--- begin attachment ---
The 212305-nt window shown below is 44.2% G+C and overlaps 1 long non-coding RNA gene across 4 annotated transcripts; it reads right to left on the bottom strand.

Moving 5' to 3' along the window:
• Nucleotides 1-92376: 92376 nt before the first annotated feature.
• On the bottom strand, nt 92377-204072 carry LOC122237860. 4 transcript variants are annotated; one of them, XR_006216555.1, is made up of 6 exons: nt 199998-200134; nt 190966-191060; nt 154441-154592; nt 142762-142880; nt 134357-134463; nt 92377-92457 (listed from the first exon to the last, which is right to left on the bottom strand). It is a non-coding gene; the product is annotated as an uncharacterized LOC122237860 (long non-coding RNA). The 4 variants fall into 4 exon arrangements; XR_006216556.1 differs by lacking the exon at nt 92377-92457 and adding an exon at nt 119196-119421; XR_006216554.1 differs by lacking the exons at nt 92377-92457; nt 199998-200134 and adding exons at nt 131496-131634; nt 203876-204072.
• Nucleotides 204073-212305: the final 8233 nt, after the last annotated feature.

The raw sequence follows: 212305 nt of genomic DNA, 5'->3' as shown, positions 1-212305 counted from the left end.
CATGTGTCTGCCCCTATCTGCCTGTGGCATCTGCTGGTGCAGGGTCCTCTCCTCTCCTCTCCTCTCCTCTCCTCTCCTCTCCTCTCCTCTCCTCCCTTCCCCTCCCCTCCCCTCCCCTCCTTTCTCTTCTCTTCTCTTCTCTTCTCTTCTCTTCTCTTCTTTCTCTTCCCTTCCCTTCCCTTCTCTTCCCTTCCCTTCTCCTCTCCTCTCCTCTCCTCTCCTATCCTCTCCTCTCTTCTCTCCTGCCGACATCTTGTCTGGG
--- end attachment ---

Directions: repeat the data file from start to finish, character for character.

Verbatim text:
The 212305-nt window shown below is 44.2% G+C and overlaps 1 long non-coding RNA gene across 4 annotated transcripts; it reads right to left on the bottom strand.

Moving 5' to 3' along the window:
• Nucleotides 1-92376: 92376 nt before the first annotated feature.
• On the bottom strand, nt 92377-204072 carry LOC122237860. 4 transcript variants are annotated; one of them, XR_006216555.1, is made up of 6 exons: nt 199998-200134; nt 190966-191060; nt 154441-154592; nt 142762-142880; nt 134357-134463; nt 92377-92457 (listed from the first exon to the last, which is right to left on the bottom strand). It is a non-coding gene; the product is annotated as an uncharacterized LOC122237860 (long non-coding RNA). The 4 variants fall into 4 exon arrangements; XR_006216556.1 differs by lacking the exon at nt 92377-92457 and adding an exon at nt 119196-119421; XR_006216554.1 differs by lacking the exons at nt 92377-92457; nt 199998-200134 and adding exons at nt 131496-131634; nt 203876-204072.
• Nucleotides 204073-212305: the final 8233 nt, after the last annotated feature.

The raw sequence follows: 212305 nt of genomic DNA, 5'->3' as shown, positions 1-212305 counted from the left end.
CATGTGTCTGCCCCTATCTGCCTGTGGCATCTGCTGGTGCAGGGTCCTCTCCTCTCCTCTCCTCTCCTCTCCTCTCCTCTCCTCTCCTCTCCTCCCTTCCCCTCCCCTCCCCTCCCCTCCTTTCTCTTCTCTTCTCTTCTCTTCTCTTCTCTTCTCTTCTTTCTCTTCCCTTCCCTTCCCTTCTCTTCCCTTCCCTTCTCCTCTCCTCTCCTCTCCTCTCCTATCCTCTCCTCTCTTCTCTCCTGCCGACATCTTGTCTGGG